China Climate Change Decision Memo

Lessons for U.S. – China Climate Cooperation After COVID-19


FROM: Chetan Hebbale

SUBJECT: U.S. – China Disaster Response Cooperation After COVID-19

Executive Summary
COVID-19 has opened a window to understand the crisis management strategy of the modern Chinese Communist Party (CCP). As climate change exacerbates natural disasters as well as infectious diseases[1], China will likely deploy their successful pandemic response tactics of regional containment, mass mobilization, and population control to deal with these issues. However, the CCP will also likely continue a tactic that was unsuccessful – the suppression of information domestically and internationally about the severity of the crisis.

The U.S. has an opportunity to improve its relations with China with a package of policies that establish mutual support mechanisms for dealing with future emergencies. These policies could include establishing emergency hotlines to improve transparency, deepening institutional collaboration and best practices for developing health technologies and rapidly scaling up new infrastructure, and promoting public-private environmental stewardship.   


The first “unknown pneumonia case” was documented in Wuhan on December 8th, 2019. On January 20th, 2020, Chinese president Xi Jinping declared that China was experiencing a disease outbreak from a novel coronavirus[2]. In those intervening 43 days, the number of suspicious cases began increasing exponentially with doctors in Wuhan warning friends on social media about the emerging threat.

The authorities of Wuhan and Hubei Province attempted to suppress these reports and punished eight doctors for “rumor-mongering.” They deliberately provided the public with false information on the number of cases and that no human-to-human transmission was occurring[3]. It was only after the first case appeared outside of China in Thailand on January 13th,2020, that leaders in Beijing were compelled to recognize that they may be dealing with a possible pandemic.

Once emergency measures were activated, the government quickly marshalled resources from the civilian and military sectors on a massive scale to dispatch medical equipment, construct overflow hospitals, and enforce lockdowns on nearly half a billion people[4]. In addition, state-owned enterprises like Sinopharm were given substantial resources to begin developing a vaccine. China’s aggressive measures were a global success with less than 5,000 deaths, the second lowest deaths per 100,000 people in the world[5], and producing half the vaccine doses delivered globally[6].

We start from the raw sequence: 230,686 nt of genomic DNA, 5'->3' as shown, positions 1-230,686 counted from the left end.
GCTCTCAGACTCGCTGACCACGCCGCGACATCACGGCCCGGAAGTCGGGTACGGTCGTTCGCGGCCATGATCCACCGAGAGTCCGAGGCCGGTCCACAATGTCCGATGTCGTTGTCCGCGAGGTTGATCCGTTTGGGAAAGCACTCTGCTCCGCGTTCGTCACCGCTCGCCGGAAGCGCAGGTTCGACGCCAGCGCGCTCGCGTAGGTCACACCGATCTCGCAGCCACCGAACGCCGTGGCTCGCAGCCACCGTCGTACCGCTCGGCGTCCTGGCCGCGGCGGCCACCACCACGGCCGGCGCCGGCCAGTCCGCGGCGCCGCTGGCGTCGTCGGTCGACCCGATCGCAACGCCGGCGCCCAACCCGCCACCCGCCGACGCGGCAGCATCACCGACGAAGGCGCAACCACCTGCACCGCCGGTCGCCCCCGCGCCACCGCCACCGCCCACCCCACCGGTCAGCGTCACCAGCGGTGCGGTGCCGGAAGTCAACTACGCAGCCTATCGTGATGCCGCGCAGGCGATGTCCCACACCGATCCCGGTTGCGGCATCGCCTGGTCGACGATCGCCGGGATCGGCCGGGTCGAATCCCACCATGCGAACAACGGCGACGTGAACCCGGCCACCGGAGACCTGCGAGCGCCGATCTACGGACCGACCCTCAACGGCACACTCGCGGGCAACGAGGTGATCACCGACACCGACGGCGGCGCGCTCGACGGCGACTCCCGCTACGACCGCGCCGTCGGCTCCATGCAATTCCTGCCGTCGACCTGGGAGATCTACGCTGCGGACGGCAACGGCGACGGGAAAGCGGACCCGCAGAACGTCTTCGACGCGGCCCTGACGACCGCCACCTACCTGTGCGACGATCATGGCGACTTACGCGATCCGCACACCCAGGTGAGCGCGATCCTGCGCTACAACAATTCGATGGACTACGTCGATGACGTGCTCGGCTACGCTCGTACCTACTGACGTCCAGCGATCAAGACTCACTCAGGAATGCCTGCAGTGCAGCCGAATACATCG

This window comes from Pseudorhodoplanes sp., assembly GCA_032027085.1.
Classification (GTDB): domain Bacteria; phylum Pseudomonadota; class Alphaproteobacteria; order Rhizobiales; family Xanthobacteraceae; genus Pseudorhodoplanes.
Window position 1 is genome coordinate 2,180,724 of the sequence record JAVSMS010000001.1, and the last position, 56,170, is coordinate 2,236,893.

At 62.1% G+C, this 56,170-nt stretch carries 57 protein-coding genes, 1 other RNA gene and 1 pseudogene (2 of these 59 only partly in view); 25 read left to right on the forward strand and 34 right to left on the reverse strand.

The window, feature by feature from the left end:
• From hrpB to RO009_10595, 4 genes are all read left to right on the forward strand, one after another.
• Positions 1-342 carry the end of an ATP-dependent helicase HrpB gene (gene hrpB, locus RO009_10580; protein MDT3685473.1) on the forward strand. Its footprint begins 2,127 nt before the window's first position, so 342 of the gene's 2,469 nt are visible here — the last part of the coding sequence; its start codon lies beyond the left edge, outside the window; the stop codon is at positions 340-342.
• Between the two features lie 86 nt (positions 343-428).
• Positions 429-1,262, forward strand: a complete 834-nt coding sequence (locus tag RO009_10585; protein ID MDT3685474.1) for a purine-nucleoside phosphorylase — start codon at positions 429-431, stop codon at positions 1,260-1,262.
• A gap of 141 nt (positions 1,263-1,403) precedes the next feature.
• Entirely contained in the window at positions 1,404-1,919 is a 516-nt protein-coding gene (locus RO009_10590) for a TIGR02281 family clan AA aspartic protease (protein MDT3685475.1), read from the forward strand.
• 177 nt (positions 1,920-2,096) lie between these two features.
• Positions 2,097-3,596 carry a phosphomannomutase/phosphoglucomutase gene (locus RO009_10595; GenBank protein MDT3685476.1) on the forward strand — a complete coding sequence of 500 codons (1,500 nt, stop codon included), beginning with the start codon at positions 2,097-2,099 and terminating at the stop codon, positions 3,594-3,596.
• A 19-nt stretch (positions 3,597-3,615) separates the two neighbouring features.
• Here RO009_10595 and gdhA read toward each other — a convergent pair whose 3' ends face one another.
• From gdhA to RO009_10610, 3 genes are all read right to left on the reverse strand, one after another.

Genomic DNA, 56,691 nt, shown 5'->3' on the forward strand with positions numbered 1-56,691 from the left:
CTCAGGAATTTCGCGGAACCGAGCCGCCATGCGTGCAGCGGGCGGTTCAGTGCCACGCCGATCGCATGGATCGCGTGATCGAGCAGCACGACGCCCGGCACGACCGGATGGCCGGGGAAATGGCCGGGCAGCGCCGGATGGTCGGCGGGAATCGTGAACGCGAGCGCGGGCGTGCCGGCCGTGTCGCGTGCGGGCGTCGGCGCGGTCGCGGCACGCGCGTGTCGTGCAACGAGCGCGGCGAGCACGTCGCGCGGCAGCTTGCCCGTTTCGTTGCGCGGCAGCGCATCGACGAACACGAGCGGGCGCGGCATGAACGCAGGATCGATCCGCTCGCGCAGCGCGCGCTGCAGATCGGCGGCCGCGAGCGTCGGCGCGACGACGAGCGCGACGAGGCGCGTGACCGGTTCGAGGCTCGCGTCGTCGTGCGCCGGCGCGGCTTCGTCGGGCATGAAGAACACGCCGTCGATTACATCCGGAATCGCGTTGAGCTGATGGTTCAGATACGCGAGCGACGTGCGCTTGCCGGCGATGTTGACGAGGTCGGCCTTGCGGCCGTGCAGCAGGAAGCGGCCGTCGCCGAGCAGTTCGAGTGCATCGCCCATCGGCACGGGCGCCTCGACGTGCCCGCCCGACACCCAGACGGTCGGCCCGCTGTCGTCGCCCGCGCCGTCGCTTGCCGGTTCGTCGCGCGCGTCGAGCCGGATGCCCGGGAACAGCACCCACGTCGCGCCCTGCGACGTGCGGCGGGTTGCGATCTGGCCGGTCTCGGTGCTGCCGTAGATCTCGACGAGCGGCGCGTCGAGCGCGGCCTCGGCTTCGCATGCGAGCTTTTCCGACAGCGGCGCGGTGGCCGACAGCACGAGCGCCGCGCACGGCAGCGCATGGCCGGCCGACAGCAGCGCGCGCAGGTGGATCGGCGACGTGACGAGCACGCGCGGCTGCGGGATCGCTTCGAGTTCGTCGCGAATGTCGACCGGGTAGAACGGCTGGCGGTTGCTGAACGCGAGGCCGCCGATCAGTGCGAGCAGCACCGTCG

Lesson #1: Information authoritarianism will be an enduring feature of the Chinese state.  The U.S. should establish lines of transparency with Chinese citizens.  

  • Local Chinese officials will continue to have an incentive to suppress negative information, not only regarding disease outbreaks, but natural disasters, financial frauds, and industrial accidents[7], because of the CCP’s performance evaluation and responsibility attribution pressures in the cadre management system[8]
  • Recognizing the vulnerabilities of this approach, the Chinese government has an incentive to prevent future disasters from affecting the global community. The U.S. could work with China to establish encrypted digital hotlines whereby Chinese citizens can anonymously report disasters and hot spot events to avoid retribution by local officials for revealing damaging information.

Lesson #2: The Chinese state is capable of quick mobilization on massive scales. The U.S. should conduct joint exercises with China to exchange best practices on rapidly standing up emergency infrastructure and scaling medical breakthroughs.